Finally, Cavanaugh begins section 3 by addressing critics of his well-known thesis regarding so-called “religious violence”: namely, that “there is no good reason for thinking that so-called religious ideologies and institutions are more inherently prone to violence than so-called secular ideologies and institutions,” since there “is no essential difference between religious and secular to begin with” (178). This argument, while simultaneously convincing and repetitious, rests on a constructivist, rather than substantivist or functionalist, interpretation of the categories “religious” and “secular” (chapter 9, 181). Chapter 10 contends, contrary to Mark Lilla, that the alleged “Great Separation” between the religious and the secular is, in fact, a dangerous and “bad” piece of political theology. This bad political theology promotes a false bifurcation that enables us to fanatically denounce “religious” violence, while conveniently ignoring, or implicitly idolatrizing, “secular” violence (chapter 11). This bifurcation also obfuscates the nature of religious freedom in America, making Christians’ appeals to such freedom “a double-edged sword”: is their allegiance ultimately to the body of Christ or the nation-state (chapter 12, 235)? Field Hospital closes with an analysis of Dorothy Day’s political and theological allegiances, and her ability to model a gritty Christian faithfulness while recognizing and continuously repenting of her perceived complicity in murderous social orders (chapter 13).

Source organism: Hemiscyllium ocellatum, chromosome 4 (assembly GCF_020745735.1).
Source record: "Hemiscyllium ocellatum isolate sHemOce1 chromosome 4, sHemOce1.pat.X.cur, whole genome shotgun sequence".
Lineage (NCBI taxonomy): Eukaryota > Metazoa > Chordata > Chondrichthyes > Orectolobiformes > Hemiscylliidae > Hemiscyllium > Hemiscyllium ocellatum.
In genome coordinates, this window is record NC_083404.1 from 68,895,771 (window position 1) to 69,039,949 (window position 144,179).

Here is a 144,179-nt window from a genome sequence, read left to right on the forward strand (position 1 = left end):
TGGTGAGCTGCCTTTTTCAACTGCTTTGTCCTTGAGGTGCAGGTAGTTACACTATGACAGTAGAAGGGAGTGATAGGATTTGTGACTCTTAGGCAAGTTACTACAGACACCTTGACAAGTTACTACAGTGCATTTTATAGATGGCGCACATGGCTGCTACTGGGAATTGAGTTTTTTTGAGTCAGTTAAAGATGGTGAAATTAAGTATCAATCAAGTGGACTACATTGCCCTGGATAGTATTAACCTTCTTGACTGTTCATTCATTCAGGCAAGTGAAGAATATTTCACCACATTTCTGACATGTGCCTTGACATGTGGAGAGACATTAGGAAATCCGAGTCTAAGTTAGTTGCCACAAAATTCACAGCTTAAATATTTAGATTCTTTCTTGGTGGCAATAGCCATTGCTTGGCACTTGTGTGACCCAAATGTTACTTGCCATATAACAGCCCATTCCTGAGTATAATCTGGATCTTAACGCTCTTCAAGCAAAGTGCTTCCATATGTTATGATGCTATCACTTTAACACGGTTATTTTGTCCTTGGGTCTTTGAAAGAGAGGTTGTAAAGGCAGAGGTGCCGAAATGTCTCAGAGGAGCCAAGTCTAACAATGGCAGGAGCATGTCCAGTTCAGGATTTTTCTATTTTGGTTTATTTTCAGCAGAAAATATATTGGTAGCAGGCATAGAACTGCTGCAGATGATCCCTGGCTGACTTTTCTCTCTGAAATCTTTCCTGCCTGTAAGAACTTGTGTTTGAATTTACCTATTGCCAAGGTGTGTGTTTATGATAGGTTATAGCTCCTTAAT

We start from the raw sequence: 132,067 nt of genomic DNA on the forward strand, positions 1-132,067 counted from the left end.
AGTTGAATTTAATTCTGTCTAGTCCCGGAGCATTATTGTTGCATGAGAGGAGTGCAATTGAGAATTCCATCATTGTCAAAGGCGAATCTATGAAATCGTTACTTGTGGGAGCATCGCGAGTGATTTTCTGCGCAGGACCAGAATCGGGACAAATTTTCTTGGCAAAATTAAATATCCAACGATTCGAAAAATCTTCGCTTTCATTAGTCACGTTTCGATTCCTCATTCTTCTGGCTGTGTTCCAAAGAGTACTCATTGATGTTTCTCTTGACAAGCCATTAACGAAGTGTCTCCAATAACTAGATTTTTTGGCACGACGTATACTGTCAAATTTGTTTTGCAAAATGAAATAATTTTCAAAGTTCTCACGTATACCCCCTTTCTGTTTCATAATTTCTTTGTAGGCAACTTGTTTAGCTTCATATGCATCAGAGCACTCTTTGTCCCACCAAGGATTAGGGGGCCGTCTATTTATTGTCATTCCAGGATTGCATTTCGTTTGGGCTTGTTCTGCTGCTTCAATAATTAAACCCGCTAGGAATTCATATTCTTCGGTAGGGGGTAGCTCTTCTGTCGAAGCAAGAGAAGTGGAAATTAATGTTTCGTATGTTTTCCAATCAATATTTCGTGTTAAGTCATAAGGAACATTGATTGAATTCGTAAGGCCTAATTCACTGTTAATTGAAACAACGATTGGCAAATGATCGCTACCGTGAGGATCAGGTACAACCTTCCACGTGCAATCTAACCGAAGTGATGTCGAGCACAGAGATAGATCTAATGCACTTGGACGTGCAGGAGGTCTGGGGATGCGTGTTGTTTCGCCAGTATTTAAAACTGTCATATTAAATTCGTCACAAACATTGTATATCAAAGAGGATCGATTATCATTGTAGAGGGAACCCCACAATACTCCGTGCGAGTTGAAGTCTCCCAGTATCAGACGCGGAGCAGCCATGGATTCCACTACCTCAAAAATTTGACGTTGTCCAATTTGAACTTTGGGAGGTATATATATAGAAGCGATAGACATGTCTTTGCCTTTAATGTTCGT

Cavanaugh’s essays offer cogent, lucid accounts of his subjects that can be read fruitfully by both novice and expert. Chapters 1 and 3 are particularly timely, as they attend in unique ways to the nature and condition of, and theological contributions to, the continued exploitation of human labor under current conditions of late capitalism. Cavanaugh reminds us that much more work must be done on the theological nature of corporate personhood if we are to have any sense of what the corporate body is actually for—if it is not for the corporate body’s domination of political and market desires, and the greater stratification of political life.

About the Reviewer(s): 

David D. Berka is an independent scholar of theology and the philosophy of religion. He holds a M.Div. from Duke Divinity School.

Date of Review: 
September 29, 2016
About the Author(s)/Editor(s)/Translator(s): 

William T. Cavanaugh is director of the Center for World Catholicism and Intercultural Theology and professor of Catholic studies at DePaul University. His other books include Being Consumed: Economics and Christian Desire and The Myth of Religious Violence: Secular Ideology and the Roots of Modern Conflict.